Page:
Asset Protection Manual – Chapter 7: Summary
By: Michael Scott Ioane, 2010
Keeping records is always important. It is what real businesses do to keep track of all its transactions and monitor its own activity. You may be thinking that documentation exposes you to more scrutiny. Well, just keep in mind that you may have no choice at some point but to be the target of such scrutiny. It is possible that you must deal with an IRS audit.
As record keeping is something you must do anyway, turn it to your advantage by using it to play part of your defense. The biggest problem for asset protection plans is to be found fraudulent. You can avoid this by documenting your transactions to demonstrate transparency.
First, you must decide on an accounting method. The cash method allows you to report revenue in the year that money comes in and report expenses in the same year the money was spent. The accrual method allows you to record revenue the moment you earned the profit, not necessarily when the money came in, and to record expenses in the year they were incurred, which is also not the same as when money actually changed hands. The cash method is much simpler and lets you see the actual cash flow. The accrual method is more difficult to use but provides a better overview of what your business is actually worth.
If you bought office equipment for $10,000 and you pay for them by installment for 2 years, the cash method will show you how much you are paying monthly. You see the actual flow of money. However, it does not clearly show you that you have incurred $10,000 in debt – something that the accrual method shows you right away. So, the cash method lets you see money changing hands but the accrual method gives you a better idea of where you really stand.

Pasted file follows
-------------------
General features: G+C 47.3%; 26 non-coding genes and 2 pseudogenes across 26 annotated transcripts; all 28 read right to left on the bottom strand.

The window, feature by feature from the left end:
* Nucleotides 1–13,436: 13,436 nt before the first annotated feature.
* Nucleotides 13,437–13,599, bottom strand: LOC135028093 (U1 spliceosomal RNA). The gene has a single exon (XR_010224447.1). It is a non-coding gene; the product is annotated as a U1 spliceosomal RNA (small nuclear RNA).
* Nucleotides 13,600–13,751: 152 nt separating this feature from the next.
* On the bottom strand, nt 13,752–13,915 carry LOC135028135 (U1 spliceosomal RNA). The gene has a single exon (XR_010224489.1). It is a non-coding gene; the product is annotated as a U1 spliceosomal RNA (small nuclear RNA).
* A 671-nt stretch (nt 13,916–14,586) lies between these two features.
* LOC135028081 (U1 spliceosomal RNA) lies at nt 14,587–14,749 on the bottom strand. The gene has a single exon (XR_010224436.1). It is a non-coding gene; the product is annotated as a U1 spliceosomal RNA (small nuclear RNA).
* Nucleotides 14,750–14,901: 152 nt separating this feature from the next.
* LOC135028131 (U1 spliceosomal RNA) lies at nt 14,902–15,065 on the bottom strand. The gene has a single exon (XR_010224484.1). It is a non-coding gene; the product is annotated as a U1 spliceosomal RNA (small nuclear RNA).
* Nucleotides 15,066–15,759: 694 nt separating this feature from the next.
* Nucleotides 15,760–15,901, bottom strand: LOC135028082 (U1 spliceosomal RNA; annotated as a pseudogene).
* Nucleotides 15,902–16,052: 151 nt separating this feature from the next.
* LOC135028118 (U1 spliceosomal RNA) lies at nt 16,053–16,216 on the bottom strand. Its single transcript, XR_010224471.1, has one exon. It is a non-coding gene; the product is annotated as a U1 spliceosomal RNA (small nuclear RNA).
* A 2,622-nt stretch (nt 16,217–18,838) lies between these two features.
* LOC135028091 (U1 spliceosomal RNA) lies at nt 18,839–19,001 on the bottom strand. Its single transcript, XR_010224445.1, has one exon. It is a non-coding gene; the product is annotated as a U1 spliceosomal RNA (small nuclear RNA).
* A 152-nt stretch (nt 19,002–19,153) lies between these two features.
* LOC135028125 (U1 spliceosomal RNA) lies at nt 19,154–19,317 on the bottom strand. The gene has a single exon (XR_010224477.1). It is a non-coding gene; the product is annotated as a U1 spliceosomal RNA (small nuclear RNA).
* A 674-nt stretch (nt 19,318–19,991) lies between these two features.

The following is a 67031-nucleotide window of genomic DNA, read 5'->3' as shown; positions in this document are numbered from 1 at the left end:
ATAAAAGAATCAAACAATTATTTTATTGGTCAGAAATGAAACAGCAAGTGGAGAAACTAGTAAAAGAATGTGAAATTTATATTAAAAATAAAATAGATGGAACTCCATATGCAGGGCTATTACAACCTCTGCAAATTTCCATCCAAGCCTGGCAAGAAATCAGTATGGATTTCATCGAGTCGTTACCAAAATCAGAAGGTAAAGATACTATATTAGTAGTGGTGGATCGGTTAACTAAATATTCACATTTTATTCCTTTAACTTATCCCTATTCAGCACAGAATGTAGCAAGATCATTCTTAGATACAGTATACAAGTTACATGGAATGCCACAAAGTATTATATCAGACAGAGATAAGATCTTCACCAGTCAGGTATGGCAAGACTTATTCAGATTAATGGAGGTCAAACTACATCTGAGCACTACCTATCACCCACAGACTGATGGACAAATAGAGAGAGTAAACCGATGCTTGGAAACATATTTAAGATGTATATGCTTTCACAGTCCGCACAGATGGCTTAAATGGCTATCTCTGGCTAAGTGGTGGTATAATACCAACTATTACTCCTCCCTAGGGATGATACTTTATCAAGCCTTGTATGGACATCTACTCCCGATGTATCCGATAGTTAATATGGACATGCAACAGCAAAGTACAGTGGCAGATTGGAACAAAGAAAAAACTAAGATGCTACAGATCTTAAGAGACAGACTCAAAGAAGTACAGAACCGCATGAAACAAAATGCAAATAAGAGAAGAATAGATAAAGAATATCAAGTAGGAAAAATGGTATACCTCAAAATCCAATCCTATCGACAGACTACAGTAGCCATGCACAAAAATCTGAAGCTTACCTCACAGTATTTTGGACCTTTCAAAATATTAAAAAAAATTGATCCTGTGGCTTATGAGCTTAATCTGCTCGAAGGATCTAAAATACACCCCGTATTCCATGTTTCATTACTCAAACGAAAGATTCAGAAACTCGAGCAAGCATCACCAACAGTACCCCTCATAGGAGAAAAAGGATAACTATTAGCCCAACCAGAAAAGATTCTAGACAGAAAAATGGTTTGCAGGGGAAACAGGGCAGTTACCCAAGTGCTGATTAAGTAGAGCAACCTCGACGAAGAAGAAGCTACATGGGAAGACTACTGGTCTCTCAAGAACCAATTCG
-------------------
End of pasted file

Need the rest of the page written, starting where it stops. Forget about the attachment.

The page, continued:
To avoid being declared fraudulent, keep documents to prove the authenticity of your transactions. Whether you pay for something or receive payment for anything, that activity would generate documents like receipts, invoices and deposit slips. Keep this in an organized manner so that you can easily produce them when asked.
Do not get confused with what your transactions represent. Purchases are items you bought to be able to produce something to sell. Expenses represent the cost of running your business aside from purchases. This includes equipment or bills. Petty cash is an amount of money, a “petty” amount, for everyday expenses. Keeping petty cash is not recommended as this complicates documentation.
There are many other things you should learn and decide upon concerning documentation. You need to think about whether you will use traditional paper and pen record keeping or computerized solutions. You have to decide between a single-entry and double-entry system. That is a discussion worth several more pages and this is what you would find in the “Asset Protection Manual” by Michael S. Ioane available from this site.
Start documenting for protection today. It would be a very wise thing to do.
Michael Scott Ioane